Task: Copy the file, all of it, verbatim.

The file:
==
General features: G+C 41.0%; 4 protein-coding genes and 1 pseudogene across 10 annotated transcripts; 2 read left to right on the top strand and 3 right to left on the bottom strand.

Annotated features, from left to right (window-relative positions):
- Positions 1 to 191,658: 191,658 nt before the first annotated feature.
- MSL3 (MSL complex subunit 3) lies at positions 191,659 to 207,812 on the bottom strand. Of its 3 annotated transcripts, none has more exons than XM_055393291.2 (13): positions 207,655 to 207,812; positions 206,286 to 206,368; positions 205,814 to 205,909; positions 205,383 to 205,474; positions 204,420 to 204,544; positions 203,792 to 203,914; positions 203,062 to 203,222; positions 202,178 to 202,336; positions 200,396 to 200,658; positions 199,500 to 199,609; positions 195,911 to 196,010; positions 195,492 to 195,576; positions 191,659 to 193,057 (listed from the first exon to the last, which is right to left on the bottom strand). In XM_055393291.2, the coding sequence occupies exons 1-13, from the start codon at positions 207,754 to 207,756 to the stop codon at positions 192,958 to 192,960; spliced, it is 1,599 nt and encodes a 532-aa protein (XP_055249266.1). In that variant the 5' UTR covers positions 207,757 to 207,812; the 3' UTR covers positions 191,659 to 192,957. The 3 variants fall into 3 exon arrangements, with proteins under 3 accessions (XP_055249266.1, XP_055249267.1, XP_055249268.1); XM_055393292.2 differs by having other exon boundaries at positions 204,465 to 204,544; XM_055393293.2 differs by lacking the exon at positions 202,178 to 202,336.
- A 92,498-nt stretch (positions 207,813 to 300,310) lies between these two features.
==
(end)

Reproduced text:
General features: G+C 41.0%; 4 protein-coding genes and 1 pseudogene across 10 annotated transcripts; 2 read left to right on the top strand and 3 right to left on the bottom strand.

Annotated features, from left to right (window-relative positions):
- Positions 1 to 191,658: 191,658 nt before the first annotated feature.
- MSL3 (MSL complex subunit 3) lies at positions 191,659 to 207,812 on the bottom strand. Of its 3 annotated transcripts, none has more exons than XM_055393291.2 (13): positions 207,655 to 207,812; positions 206,286 to 206,368; positions 205,814 to 205,909; positions 205,383 to 205,474; positions 204,420 to 204,544; positions 203,792 to 203,914; positions 203,062 to 203,222; positions 202,178 to 202,336; positions 200,396 to 200,658; positions 199,500 to 199,609; positions 195,911 to 196,010; positions 195,492 to 195,576; positions 191,659 to 193,057 (listed from the first exon to the last, which is right to left on the bottom strand). In XM_055393291.2, the coding sequence occupies exons 1-13, from the start codon at positions 207,754 to 207,756 to the stop codon at positions 192,958 to 192,960; spliced, it is 1,599 nt and encodes a 532-aa protein (XP_055249266.1). In that variant the 5' UTR covers positions 207,757 to 207,812; the 3' UTR covers positions 191,659 to 192,957. The 3 variants fall into 3 exon arrangements, with proteins under 3 accessions (XP_055249266.1, XP_055249267.1, XP_055249268.1); XM_055393292.2 differs by having other exon boundaries at positions 204,465 to 204,544; XM_055393293.2 differs by lacking the exon at positions 202,178 to 202,336.
- A 92,498-nt stretch (positions 207,813 to 300,310) lies between these two features.